Despite the book’s title, Kidd appears comfortable with the ameba like nature of the evangelical movement. As Kidd tracks the development of evangelicalism which begins with George Whitefield and ends with Donald Trump, he chronicles a movement that has been forever unsettled. Evangelicals embraced African Americans, Hispanics, and female converts while simultaneously advocating for slavery, segregation, and restrictive male headship. According to Kidd, the movement has been shaped by a never-ending onslaught of small and large conflicts.

But in 1951 at the behest of Billy Graham, evangelism entered a new and a defining crisis. That year Graham asked the nominal religious and non-evangelical General Dwight Eisenhower to run for president. By supporting Eisenhower and eventually Nixon, Kidd believes Graham transformed evangelism from a movement of spiritual conversion into an organization that promoted the civil religion of spiritual patriotism. From that point on, Kidd claimed white evangelicals egged on by the secular media would confuse, “political power and access to Republican leaders with the advancement of God’s kingdom (93).” This blending of faith and politics benefited the Republican party far more than it advanced the cause of Christ. But instead of abandoning the party and calling a spade a spade, Kidd reports that 81% of white evangelicals doubled down on their commitment to political power and voted for President Donald Trump. By supporting a man whose life contradicted the values of the gospel, evangelicals revealed that their movement was now more politically than spiritually minded.

At this juncture, Kidd’s thesis becomes clear. He writes not so much to define the indefinable but to call the ameba of evangelism to return to the pond of theology. Kidd laments the notion shared by some, “that political behavior is what makes an evangelical and evangelical (151).” He goes on to write, “Partisan politics have come and gone…But conversion, devotion to an infallible Bible, and God’s discernable presence are what make an evangelical and evangelical (156).” In other words, evangelicals should first and foremost be born again believers instead of political activists.


I concur with Kidd’s overarching analysis, appreciating his ability to deal with hundreds of years of history in the span of 156 pages. But I also think the conciseness of the volume stunted the development of his argument. Though Kidd ties evangelicals to the Holy Spirit, he does not tease out how an evangelical’s understanding of the Holy Spirit shapes that soul’s understanding of scripture which in-turn shapes the evangelical’s understanding cultural engagement. I’m curious to know if Whitefield’s, Graham’s, and A.W Criswell’s accommodation to worldly norms was spawned by a spiritism that allowed them to negate the teaching of the Scriptures. In other words, did these men misstep because they were following their impression of the Word or the Spirit?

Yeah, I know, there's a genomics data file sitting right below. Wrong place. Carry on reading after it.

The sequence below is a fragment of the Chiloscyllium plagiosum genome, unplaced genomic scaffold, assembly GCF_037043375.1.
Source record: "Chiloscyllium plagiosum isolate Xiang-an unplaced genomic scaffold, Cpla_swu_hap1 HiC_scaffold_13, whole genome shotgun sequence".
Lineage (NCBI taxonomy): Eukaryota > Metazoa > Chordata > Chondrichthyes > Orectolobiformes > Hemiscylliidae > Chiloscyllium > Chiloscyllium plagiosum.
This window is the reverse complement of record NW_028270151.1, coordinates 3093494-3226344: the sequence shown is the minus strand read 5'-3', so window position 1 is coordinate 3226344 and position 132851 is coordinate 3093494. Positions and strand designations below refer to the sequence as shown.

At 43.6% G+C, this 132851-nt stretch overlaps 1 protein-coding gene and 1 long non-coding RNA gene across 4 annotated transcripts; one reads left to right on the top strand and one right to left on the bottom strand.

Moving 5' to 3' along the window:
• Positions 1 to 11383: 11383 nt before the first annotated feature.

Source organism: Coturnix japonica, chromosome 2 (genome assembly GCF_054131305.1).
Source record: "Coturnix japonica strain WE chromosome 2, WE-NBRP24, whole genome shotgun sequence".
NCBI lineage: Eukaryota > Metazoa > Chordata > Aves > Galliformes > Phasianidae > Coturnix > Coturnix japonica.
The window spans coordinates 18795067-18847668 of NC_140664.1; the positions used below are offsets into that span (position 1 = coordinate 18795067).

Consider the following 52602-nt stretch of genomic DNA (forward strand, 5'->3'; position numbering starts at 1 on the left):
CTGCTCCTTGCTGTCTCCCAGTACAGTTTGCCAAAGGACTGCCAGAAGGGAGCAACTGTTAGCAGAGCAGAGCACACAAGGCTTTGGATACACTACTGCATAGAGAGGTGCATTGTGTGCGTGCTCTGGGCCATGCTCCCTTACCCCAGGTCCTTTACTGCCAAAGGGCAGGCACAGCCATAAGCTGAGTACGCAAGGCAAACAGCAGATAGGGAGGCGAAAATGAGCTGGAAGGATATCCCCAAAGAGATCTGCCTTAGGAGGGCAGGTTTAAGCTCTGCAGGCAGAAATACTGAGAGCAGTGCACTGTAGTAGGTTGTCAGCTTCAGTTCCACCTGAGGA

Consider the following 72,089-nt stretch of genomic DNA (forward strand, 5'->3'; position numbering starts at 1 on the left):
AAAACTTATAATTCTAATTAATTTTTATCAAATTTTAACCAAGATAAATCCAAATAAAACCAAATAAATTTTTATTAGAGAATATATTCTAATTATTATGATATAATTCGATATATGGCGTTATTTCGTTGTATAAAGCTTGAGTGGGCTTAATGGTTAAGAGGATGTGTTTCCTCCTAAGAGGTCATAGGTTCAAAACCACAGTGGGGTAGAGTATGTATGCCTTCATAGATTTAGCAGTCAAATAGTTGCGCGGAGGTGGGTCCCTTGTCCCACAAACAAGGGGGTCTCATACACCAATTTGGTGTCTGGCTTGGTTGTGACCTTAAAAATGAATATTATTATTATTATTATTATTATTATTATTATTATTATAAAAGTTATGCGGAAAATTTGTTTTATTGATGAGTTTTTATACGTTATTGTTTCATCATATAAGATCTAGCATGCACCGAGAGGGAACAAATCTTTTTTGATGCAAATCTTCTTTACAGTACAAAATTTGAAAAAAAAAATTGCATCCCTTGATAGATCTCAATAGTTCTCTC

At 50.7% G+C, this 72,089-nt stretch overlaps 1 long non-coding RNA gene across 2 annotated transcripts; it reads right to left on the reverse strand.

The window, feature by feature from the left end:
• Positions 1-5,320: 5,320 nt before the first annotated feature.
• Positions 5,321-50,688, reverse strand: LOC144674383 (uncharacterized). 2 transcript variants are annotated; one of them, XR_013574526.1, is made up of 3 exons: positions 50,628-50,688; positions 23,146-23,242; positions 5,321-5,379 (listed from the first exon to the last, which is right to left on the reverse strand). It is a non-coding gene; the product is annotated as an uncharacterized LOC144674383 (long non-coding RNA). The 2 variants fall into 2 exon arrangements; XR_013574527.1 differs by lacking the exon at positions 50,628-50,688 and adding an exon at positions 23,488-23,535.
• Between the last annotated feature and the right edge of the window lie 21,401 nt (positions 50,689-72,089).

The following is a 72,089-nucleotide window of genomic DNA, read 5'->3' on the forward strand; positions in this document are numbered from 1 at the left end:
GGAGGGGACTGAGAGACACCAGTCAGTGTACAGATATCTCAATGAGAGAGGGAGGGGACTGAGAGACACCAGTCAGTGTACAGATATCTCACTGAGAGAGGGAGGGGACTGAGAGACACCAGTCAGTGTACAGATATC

Lastly, I wish Kidd had interacted more with the works of his historical mentor George Marsden. Though Kidd locates the downfall of evangelicalism in the 1950’s, he does not intently interact with the patriotism of the World War 1 era that transformed how many conservative churches viewed politics. Since Kidd locates the start of evangelicalism in the 1700’s, he should have allocated more space to the Woodrow Wilson era.

Final Thoughts

I think at the end of the day, Kidd would agree that no one can finally say who is an evangelical. But he also believes that the message of evangelicalism can be historically defined as a “message of conversion and eternal salvation, not partisan politics (10).” Though I do not agree with all of Kidd’s analysis, I believe his attempt to return the evangelical ameba to the pond of theology is needed. May we all swim in the waters of spiritual reflection.

Blessed are the Peacemakers

The soul does not have to walk past bloated horses, screaming men, or dead children to understand the cruel nature of human conflict. The little girl that has hidden under her unicorn blanket while her parents send hateful words screaming across the living room knows the importance of peace. War whether in the macrocosm or the microcosm is horrid thing.